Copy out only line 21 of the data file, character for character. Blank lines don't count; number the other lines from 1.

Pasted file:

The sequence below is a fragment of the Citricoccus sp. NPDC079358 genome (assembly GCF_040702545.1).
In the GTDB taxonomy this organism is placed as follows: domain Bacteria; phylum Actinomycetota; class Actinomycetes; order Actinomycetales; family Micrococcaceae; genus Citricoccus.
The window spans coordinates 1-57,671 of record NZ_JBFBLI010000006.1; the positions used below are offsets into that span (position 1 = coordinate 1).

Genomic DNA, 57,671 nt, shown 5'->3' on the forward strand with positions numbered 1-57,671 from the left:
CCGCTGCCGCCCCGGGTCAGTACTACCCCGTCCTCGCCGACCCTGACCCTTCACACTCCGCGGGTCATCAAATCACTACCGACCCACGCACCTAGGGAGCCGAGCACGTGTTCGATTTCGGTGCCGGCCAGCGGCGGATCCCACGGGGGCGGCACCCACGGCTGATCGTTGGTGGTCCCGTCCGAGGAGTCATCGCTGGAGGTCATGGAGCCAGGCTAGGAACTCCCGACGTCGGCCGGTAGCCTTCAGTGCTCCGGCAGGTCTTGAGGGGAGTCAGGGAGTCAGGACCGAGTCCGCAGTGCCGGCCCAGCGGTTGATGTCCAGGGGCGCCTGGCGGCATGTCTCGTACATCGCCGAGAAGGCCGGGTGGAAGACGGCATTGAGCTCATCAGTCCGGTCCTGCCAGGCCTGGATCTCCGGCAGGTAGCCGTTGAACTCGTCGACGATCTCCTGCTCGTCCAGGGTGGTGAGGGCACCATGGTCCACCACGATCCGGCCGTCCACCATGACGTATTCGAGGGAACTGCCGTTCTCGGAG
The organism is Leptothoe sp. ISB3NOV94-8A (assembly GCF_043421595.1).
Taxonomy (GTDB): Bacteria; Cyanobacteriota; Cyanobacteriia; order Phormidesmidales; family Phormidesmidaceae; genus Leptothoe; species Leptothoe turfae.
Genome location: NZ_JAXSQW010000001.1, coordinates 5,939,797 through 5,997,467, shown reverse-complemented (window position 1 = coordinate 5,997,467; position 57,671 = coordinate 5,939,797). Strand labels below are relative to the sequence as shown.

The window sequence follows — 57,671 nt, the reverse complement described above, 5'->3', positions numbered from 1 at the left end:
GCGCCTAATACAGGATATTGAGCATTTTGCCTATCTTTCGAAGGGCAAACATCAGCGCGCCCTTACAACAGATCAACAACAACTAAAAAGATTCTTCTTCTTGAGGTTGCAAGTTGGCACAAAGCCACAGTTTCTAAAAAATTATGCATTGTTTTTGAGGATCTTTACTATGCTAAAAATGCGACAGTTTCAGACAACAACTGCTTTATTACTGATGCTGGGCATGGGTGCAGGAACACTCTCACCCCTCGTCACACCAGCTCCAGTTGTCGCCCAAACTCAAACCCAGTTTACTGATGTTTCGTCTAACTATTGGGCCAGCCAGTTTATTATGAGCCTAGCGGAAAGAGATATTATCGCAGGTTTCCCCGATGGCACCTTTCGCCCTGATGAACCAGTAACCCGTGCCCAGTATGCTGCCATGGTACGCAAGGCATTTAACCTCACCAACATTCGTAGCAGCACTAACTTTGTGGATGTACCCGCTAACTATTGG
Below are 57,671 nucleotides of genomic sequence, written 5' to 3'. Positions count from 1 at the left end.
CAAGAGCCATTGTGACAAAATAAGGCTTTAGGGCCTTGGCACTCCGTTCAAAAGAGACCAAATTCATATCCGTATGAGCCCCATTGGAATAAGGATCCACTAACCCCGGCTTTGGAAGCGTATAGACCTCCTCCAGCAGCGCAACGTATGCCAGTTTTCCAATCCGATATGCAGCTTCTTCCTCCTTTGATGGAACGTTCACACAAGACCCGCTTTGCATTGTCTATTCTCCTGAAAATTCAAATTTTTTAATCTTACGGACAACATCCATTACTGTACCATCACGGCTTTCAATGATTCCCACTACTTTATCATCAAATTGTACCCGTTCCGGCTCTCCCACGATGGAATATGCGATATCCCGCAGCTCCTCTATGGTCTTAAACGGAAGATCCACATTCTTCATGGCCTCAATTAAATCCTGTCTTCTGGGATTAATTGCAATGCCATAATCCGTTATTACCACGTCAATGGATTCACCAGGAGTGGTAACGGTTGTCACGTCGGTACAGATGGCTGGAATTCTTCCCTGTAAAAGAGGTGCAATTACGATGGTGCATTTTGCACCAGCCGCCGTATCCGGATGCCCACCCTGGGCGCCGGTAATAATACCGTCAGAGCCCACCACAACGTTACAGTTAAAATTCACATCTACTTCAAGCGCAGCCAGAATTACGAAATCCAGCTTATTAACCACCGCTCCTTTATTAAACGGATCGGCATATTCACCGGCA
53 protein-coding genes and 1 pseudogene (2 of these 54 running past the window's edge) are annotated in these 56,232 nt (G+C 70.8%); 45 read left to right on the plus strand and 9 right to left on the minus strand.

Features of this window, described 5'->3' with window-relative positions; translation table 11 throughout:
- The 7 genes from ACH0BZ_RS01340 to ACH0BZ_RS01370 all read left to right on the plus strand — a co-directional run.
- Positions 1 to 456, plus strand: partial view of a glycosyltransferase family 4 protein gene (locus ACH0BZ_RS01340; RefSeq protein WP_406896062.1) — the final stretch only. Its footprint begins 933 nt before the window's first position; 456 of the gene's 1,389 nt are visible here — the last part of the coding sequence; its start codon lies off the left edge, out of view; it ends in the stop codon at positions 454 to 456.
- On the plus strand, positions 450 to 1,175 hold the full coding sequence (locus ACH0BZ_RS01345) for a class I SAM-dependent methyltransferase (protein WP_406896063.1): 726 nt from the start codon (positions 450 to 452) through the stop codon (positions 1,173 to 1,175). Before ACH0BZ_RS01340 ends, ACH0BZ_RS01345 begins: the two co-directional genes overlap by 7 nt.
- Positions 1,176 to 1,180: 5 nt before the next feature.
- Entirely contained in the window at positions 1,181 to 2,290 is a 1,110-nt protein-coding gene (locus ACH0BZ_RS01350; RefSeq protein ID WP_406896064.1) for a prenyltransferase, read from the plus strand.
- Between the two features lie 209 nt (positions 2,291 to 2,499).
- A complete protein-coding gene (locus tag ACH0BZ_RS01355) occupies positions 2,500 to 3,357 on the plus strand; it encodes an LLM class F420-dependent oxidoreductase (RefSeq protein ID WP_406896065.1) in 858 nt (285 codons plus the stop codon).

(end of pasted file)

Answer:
- A complete protein-coding gene (locus tag ACH0BZ_RS01355) occupies positions 2,500 to 3,357 on the plus strand; it encodes an LLM class F420-dependent oxidoreductase (RefSeq protein ID WP_406896065.1) in 858 nt (285 codons plus the stop codon).